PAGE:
This time last year landlords across the land were nervous. The 3% surcharge on buy-to-let properties and the phased reduction of mortgage interest tax relief had made the landlord’s life rather tricky. It used to be money for jam. But now their bread and butter faced an uncertain future.
With the good times coming to an end, investors began to sell up whilst others simply couldn’t afford the mortgage anymore. 2019 witnessed a 40% rise in repossessions from the previous year and confidence was waning. Little did they know that worse – a whole lot worse – was coming in 2020.
If there was no joy for landlords in 2019, the global pandemic ensured there would only be furrowed brows for the foreseeable future. Worrying about yields suddenly seemed passé; the new concern was collecting any rent at all.
According to the homelessness charity Shelter, over 227,000 private renters had fallen into arrears by July 2020 as Covid-19 infected the UK economy. With predictions of mass job losses and the worst recession since John Maynard Keynes was a whippersnapper, landlords began slashing rents faster than you can say “U-shaped recovery”.
Rishi to the rescue
The man in the middle of the crisis was chancellor Rishi Sunak. He protected ailing tenants by banning evictions for non-payment of rent until 23 August. Meanwhile, adjustments were made to notice periods under the Coronavirus Act 2020. But what about the landlords? Tenant eviction was never a panacea anyway. Landlords fear empty properties more than anything else.
Fortunately, Rishi had a brilliant plan up his sleeve: the national job retention scheme. It was a big hug for the whole UK economy and gave tenants, landlords, and agents the kiss of life. With the government promising to pay furloughed workers 80% of their regular monthly income (up to £2,500), the majority could pay their rent without worrying … at least for now.
Furlough: temporary relief
Furlough was wonderful. But was it just a stay of execution? Firms have already started to repay national insurance and pension contributions, and next month they’ll have to contribute 10% of furloughed staff’s wages. This will rise to 20% in September and then, at the end of October, the furlough life-support machine will be switched off. Gulp.
A rise in unemployment is therefore highly likely this autumn. Workers in hospitality and tourism are especially at risk. The consequences for the rental market could be significant, with the National Residential Landlords Association (NRLA) warning that younger tenants are particularly at risk with almost 30% under 34 years of age reliant on furlough.
Fears of a second spike
A second wave of coronavirus cases also remains a possibility in the coming months and nobody knows if this will be a mere ripple or a tsunami. Sajjad Ahmad, CEO of the British Landlords Association, has warned that a significant second spike would be “disastrous” as buyers run for cover and banks curtail lending.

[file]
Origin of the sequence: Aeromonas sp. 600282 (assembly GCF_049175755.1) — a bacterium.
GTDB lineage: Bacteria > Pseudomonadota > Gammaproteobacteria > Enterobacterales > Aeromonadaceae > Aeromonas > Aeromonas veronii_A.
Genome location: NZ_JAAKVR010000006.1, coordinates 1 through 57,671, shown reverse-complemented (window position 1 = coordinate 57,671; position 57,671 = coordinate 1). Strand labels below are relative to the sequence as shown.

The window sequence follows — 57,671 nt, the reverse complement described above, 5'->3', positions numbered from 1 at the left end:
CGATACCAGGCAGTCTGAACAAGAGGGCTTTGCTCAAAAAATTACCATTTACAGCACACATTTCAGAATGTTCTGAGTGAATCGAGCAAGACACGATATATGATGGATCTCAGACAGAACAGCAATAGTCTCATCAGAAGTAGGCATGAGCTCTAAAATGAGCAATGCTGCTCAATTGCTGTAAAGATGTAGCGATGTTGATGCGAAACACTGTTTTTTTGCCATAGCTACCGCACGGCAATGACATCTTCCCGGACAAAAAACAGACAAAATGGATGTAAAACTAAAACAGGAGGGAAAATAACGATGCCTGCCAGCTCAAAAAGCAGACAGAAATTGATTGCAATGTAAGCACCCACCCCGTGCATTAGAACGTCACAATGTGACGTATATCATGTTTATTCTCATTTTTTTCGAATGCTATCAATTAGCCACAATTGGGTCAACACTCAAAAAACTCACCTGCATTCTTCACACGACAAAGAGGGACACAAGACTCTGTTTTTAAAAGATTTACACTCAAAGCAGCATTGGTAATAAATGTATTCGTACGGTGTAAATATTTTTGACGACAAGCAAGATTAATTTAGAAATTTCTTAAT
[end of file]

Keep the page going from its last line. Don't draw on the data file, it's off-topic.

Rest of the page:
Even the fear of a Covid-19 resurgence has affected the market. Renters have been seeking larger properties with more space – especially outside space – to survive any second lockdown. Meanwhile, landlords have cut asking prices because they prefer a steady but lower monthly income than no tenant at all.
As a result, the rental market has been busy this summer. But appearances mask a broader nervousness – for example, rents are down 10% this year in central London. Even Airbnb landlords are finding less lucrative long-term lets more appealing.
Hope for the best, prepare for the worst
The next six months will require resilience from everyone in the rental sector. Struggling tenants will need to negotiate either a rent reduction or a manageable repayment plan to avoid the dreaded notice of eviction. Landlords, for their part, will need to be flexible and understanding.
Agents will play a key role too as they chase arrears and try to reduce debts from getting out of hand. Long-term tenancy models that encourage landlords to stay in the market will also be required. After all, indebted tenants and disillusioned landlords could quickly add up to zero management fees.
However, for all the dark clouds circling above residential landlords, there is one silver lining: at least they’re not commercial landlords. Those renting commercial properties must pay full business rates on vacant properties. What’s more, with more people working from home in response to Covid-19, demand for offices may never be the same again.
There’s no doubt that the next few months could be tough. But the industry will inevitably pull through with its resourcefulness and adaptability. Just don’t expect Rishi to come galloping to the rescue again. The chancellor didn’t spare the horses with his first furlough scheme but the public finances surely can’t afford a repeat.